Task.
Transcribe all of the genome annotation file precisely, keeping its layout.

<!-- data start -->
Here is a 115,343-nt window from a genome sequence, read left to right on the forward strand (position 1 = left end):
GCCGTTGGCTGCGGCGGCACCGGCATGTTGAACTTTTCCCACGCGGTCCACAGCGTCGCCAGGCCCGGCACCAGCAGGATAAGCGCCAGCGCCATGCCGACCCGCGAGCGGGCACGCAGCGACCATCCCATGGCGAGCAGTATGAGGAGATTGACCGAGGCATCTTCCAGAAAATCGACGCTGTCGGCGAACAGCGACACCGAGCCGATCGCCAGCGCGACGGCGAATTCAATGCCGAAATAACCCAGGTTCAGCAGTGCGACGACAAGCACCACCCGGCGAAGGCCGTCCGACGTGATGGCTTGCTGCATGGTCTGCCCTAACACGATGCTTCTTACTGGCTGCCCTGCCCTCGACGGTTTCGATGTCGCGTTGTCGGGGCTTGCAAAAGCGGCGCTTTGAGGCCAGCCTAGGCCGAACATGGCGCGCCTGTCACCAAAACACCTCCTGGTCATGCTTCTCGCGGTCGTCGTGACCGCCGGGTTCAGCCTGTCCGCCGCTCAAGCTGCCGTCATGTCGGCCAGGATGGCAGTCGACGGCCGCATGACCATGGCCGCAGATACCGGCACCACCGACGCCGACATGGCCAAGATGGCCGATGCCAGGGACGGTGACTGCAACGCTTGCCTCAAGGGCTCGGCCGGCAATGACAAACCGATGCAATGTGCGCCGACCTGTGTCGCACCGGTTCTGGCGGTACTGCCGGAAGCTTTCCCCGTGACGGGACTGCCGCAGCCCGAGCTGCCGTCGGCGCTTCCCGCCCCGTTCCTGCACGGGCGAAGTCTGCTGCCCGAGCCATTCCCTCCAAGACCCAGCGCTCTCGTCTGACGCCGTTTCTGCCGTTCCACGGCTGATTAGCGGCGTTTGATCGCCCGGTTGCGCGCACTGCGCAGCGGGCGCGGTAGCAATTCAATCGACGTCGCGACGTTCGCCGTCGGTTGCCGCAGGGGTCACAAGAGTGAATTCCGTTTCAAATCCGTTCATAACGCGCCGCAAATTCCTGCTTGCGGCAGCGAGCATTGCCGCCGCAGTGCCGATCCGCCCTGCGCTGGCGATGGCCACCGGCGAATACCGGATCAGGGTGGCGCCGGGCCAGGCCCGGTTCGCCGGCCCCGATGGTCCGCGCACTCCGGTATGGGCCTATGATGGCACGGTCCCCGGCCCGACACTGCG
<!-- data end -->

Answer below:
Here is a 115,343-nt window from a genome sequence, read left to right on the forward strand (position 1 = left end):
GCCGTTGGCTGCGGCGGCACCGGCATGTTGAACTTTTCCCACGCGGTCCACAGCGTCGCCAGGCCCGGCACCAGCAGGATAAGCGCCAGCGCCATGCCGACCCGCGAGCGGGCACGCAGCGACCATCCCATGGCGAGCAGTATGAGGAGATTGACCGAGGCATCTTCCAGAAAATCGACGCTGTCGGCGAACAGCGACACCGAGCCGATCGCCAGCGCGACGGCGAATTCAATGCCGAAATAACCCAGGTTCAGCAGTGCGACGACAAGCACCACCCGGCGAAGGCCGTCCGACGTGATGGCTTGCTGCATGGTCTGCCCTAACACGATGCTTCTTACTGGCTGCCCTGCCCTCGACGGTTTCGATGTCGCGTTGTCGGGGCTTGCAAAAGCGGCGCTTTGAGGCCAGCCTAGGCCGAACATGGCGCGCCTGTCACCAAAACACCTCCTGGTCATGCTTCTCGCGGTCGTCGTGACCGCCGGGTTCAGCCTGTCCGCCGCTCAAGCTGCCGTCATGTCGGCCAGGATGGCAGTCGACGGCCGCATGACCATGGCCGCAGATACCGGCACCACCGACGCCGACATGGCCAAGATGGCCGATGCCAGGGACGGTGACTGCAACGCTTGCCTCAAGGGCTCGGCCGGCAATGACAAACCGATGCAATGTGCGCCGACCTGTGTCGCACCGGTTCTGGCGGTACTGCCGGAAGCTTTCCCCGTGACGGGACTGCCGCAGCCCGAGCTGCCGTCGGCGCTTCCCGCCCCGTTCCTGCACGGGCGAAGTCTGCTGCCCGAGCCATTCCCTCCAAGACCCAGCGCTCTCGTCTGACGCCGTTTCTGCCGTTCCACGGCTGATTAGCGGCGTTTGATCGCCCGGTTGCGCGCACTGCGCAGCGGGCGCGGTAGCAATTCAATCGACGTCGCGACGTTCGCCGTCGGTTGCCGCAGGGGTCACAAGAGTGAATTCCGTTTCAAATCCGTTCATAACGCGCCGCAAATTCCTGCTTGCGGCAGCGAGCATTGCCGCCGCAGTGCCGATCCGCCCTGCGCTGGCGATGGCCACCGGCGAATACCGGATCAGGGTGGCGCCGGGCCAGGCCCGGTTCGCCGGCCCCGATGGTCCGCGCACTCCGGTATGGGCCTATGATGGCACGGTCCCCGGCCCGACACTGCG